Background: Sudan's Jonglei Canal Project

From a bird's-eye view, the unfinished Jonglei Canal project in southern Sudan appears to stretch for endless miles. Jointly financed by Egypt and Sudan and built with French assistance, the canal's excavation began in earnest in 1978. A huge earth-moving machine dubbed the "Bucketwheel"—then the largest excavator ever built—carved out a ditch 75 meters wide, progressing 2 km a week. At the time, the Jonglei Canal was Africa's boldest and most daring water works scheme, envisioned as a novel way to divert the White Nile's waters to bypass swamps and reduce evaporation losses. In a region with an unquenchable thirst, the result would have made an additional 4.5 billion cubic meters of Nile water available annually, to be equally split between Sudan and Egypt.

Today, the fabled excavator lies abandoned and rusted in the wetlands of southern Sudan. In 1984, civil war froze the ambitious canal project in its tracks. By then, 250 km of the navigable canal was dug, with another 110 km to go. The artificial waterway would have spanned more than twice the length of the Suez Canal.

In southern Sudan, the White Nile flows into the vast wetlands of the Sudd, a network of channels, lakes and swamps flooding an area the size of England. Cutting through southern Sudanese provinces, from Bor to Malakal, the Jonglei Canal was designed to circumvent the Sudd, where as much as half of the inflowing water evaporates.

The Blue Nile originates from the Ethiopian highlands and carries roughly 80 percent of the water that reaches Egypt. The White Nile, which streams from the equatorial lakes of Central Africa and snakes through southern Sudan, carries the remaining 20 percent. The river's two branches meet in Sudan's capital, Khartoum. Under a 1959 water-sharing agreement between Egypt and Sudan, 18.5 billion cubic meters of Nile water is allocated annually to Sudan, and 55.5 billion cubic meters to its downstream neighbor.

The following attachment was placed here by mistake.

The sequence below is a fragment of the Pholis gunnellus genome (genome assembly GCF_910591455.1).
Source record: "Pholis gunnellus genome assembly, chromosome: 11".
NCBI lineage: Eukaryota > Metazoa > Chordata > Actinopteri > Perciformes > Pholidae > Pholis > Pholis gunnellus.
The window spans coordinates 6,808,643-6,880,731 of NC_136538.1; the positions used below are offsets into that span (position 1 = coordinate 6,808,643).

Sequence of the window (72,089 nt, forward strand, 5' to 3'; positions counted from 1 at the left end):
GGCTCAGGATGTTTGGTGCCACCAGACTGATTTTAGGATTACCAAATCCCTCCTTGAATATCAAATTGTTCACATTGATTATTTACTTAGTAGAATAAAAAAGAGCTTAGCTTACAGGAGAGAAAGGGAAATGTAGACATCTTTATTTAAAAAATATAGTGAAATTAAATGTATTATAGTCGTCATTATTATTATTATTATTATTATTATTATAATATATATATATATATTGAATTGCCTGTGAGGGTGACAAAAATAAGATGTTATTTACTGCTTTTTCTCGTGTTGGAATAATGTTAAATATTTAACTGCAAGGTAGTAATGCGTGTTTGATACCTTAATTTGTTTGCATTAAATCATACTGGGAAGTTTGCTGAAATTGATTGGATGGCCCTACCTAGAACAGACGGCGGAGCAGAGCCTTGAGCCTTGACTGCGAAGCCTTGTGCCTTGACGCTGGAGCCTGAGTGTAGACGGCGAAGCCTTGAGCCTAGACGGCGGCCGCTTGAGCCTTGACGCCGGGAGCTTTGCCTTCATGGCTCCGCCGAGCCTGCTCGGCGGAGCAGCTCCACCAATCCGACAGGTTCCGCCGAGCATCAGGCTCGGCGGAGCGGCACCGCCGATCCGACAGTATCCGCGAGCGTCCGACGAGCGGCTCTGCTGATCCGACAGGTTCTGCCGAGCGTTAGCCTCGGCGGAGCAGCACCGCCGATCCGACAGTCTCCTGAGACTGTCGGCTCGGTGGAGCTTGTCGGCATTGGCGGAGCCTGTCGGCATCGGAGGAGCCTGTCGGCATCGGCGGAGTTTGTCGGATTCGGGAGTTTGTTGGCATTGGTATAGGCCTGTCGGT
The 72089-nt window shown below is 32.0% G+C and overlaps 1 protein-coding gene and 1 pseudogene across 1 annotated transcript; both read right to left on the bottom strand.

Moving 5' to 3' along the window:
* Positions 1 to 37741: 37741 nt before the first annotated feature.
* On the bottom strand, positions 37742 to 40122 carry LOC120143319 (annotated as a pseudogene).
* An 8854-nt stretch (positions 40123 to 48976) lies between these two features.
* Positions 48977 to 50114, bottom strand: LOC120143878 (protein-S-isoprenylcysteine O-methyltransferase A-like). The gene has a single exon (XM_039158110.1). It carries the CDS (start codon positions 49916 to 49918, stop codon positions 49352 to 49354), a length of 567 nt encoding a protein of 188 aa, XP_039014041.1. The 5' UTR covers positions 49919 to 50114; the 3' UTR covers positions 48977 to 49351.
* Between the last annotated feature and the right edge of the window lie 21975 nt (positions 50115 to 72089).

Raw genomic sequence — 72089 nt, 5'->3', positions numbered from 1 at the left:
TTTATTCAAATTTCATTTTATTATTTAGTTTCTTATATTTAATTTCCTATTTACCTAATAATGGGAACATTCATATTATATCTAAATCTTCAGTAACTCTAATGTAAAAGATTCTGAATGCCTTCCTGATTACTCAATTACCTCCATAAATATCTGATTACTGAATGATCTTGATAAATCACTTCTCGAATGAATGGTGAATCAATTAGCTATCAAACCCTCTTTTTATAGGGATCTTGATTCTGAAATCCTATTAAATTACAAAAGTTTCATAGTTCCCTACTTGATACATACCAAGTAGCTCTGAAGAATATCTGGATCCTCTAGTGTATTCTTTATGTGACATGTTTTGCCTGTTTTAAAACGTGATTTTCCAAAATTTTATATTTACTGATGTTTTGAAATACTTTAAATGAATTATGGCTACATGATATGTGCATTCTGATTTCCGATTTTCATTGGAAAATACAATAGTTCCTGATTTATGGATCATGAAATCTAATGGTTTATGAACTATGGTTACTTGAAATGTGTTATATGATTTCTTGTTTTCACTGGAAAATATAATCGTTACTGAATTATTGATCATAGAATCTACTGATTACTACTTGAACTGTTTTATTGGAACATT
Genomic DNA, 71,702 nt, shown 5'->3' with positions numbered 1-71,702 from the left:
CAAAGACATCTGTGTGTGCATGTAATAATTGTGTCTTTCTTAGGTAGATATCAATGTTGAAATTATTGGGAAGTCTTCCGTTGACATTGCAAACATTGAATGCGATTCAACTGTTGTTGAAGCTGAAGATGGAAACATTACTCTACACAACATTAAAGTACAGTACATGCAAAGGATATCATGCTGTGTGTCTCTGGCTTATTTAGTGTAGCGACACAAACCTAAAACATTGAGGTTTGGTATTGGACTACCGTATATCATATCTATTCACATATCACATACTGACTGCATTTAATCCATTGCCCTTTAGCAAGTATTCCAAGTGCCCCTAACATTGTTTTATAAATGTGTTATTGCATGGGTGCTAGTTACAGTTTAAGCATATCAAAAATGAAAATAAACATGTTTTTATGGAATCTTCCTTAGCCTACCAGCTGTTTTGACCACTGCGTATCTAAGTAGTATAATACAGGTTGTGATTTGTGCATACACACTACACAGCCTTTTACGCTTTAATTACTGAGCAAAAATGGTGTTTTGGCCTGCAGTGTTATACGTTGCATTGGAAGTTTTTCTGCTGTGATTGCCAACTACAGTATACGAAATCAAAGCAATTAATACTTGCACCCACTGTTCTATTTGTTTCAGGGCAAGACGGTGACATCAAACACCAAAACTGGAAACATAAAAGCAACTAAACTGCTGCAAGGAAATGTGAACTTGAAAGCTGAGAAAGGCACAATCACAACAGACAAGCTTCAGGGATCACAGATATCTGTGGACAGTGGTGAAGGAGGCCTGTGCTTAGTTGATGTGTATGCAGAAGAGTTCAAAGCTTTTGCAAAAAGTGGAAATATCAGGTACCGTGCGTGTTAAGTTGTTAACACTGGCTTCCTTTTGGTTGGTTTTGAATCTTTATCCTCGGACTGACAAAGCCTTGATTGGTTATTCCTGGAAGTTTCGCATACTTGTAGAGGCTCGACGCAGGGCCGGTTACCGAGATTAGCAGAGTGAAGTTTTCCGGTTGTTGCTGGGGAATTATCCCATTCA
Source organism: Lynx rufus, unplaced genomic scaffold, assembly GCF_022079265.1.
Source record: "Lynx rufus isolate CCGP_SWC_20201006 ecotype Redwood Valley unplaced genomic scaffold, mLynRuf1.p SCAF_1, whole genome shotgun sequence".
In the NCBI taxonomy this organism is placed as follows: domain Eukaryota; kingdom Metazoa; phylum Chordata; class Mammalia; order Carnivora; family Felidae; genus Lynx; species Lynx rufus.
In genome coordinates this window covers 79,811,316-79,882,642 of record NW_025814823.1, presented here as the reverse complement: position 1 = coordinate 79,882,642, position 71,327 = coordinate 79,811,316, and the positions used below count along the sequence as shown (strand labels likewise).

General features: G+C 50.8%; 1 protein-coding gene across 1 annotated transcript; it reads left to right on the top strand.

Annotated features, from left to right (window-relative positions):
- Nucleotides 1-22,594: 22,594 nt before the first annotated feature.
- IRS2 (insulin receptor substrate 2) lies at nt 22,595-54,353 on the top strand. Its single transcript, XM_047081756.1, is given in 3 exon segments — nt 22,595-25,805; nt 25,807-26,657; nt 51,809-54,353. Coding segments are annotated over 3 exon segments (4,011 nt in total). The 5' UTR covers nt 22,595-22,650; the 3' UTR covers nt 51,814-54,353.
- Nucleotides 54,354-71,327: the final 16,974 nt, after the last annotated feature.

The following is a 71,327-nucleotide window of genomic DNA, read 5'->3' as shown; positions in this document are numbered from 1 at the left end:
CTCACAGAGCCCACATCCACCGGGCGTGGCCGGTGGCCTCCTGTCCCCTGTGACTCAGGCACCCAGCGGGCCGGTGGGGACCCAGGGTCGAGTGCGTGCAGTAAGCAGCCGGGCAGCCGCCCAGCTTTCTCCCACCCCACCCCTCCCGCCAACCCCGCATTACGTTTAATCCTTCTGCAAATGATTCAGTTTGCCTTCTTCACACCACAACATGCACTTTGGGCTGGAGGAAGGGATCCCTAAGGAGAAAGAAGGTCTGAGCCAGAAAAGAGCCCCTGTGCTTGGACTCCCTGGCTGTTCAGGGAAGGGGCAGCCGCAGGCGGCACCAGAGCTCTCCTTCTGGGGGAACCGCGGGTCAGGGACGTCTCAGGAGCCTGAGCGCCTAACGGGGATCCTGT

The Jonglei Canal would shorten river travel between Khartoum and Juba, southern Sudan's main urban center, expand farmland and constrict the breeding grounds of mosquitoes. Yet environmentalists have warned of the canal's ecological consequences. Reducing evaporation in the Sudd swamps would likely lessen rainfall in West Africa. Draining the marshes would alter fisheries and grasslands, a delicate ecosystem the indigenous Dinka, Shilluk and Nuer tribes of southern Sudan have come to depend on.

Construction of the Jonglei Canal began under Sudan's ruler, Jaafar Mohamed Nimeiri, who understood that development could only move forward if the civil war was brought to an end. With this in mind, Nimeiri signed the 1972 Addis Ababa Accord, granting the south a measure of regional autonomy, and effectively ending 17 years of civil strife between north and south Sudan for a short period. Nimeiri had ambitious plans. He sought to build oil and sugar refineries and increase cultivated land by 3.5 million acres. Yet grand development expectations soon gave way to corruption and a ballooning foreign trade deficit.

In 1983, Nimeiri imposed his brand of shari'a (Islamic law) across the entire country and revoked southern autonomy. Southern Sudanese factions took up arms in yet another civil war. Early attacks by the newly formed Sudan People's Liberation Army, led by John Garang de Mabior, were against the Jonglei Canal and oil exploration projects. By drying out the swamps, the canal would not only open up the entire Sudd area for mechanized farming, making Sudan what Nemeiri termed the "breadbasket of the Middle East and Africa," it would allow government troops from the north to quickly move military equipment and troops into the south.